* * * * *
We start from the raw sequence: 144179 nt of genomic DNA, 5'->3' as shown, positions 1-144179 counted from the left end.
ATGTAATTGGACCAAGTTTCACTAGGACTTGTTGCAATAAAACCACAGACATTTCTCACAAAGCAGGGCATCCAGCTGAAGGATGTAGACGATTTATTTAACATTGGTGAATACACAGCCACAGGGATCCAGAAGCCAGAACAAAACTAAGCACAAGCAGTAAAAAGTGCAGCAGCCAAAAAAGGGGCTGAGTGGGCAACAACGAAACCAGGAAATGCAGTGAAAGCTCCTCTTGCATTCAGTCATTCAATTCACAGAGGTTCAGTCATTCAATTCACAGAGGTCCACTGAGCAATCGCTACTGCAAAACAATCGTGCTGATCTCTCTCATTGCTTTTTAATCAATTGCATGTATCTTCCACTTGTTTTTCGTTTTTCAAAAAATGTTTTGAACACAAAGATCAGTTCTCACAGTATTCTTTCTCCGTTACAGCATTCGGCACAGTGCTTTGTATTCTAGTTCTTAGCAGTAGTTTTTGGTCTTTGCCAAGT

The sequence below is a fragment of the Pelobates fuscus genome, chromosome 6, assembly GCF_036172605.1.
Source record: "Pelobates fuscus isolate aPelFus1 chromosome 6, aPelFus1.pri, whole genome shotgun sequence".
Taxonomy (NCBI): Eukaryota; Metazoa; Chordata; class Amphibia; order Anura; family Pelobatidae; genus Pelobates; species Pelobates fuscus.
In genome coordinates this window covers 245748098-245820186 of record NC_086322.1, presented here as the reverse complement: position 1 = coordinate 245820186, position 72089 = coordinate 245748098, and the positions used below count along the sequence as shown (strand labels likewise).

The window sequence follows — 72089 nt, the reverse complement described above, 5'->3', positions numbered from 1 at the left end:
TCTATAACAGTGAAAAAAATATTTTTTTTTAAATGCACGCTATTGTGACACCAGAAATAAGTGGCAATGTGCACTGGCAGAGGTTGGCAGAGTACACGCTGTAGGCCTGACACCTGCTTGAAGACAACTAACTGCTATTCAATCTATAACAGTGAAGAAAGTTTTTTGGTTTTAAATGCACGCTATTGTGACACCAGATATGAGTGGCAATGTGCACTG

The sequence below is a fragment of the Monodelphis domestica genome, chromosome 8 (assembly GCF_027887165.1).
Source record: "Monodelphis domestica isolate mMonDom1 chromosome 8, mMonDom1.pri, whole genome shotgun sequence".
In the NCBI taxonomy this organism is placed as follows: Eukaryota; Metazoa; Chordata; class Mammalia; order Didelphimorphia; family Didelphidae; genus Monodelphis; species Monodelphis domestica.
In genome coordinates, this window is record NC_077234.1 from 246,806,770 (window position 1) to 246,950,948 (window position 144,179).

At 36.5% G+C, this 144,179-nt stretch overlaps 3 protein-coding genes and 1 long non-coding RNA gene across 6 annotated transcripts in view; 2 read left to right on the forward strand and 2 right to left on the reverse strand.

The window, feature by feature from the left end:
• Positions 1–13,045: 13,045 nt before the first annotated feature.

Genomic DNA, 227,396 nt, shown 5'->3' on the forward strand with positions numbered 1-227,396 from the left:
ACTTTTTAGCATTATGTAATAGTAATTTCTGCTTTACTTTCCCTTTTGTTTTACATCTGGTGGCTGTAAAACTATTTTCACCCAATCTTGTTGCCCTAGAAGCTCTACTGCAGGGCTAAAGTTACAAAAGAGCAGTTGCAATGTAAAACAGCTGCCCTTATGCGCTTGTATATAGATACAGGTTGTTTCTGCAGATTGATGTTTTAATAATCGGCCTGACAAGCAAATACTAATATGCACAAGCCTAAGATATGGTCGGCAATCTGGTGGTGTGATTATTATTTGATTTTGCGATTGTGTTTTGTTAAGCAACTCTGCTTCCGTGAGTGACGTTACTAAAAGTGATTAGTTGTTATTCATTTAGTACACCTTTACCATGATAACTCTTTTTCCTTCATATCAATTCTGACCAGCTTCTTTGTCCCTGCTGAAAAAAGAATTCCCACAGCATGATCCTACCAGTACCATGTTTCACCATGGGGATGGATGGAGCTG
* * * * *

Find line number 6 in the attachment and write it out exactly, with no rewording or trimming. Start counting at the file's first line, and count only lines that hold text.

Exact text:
In genome coordinates this window covers 245748098-245820186 of record NC_086322.1, presented here as the reverse complement: position 1 = coordinate 245820186, position 72089 = coordinate 245748098, and the positions used below count along the sequence as shown (strand labels likewise).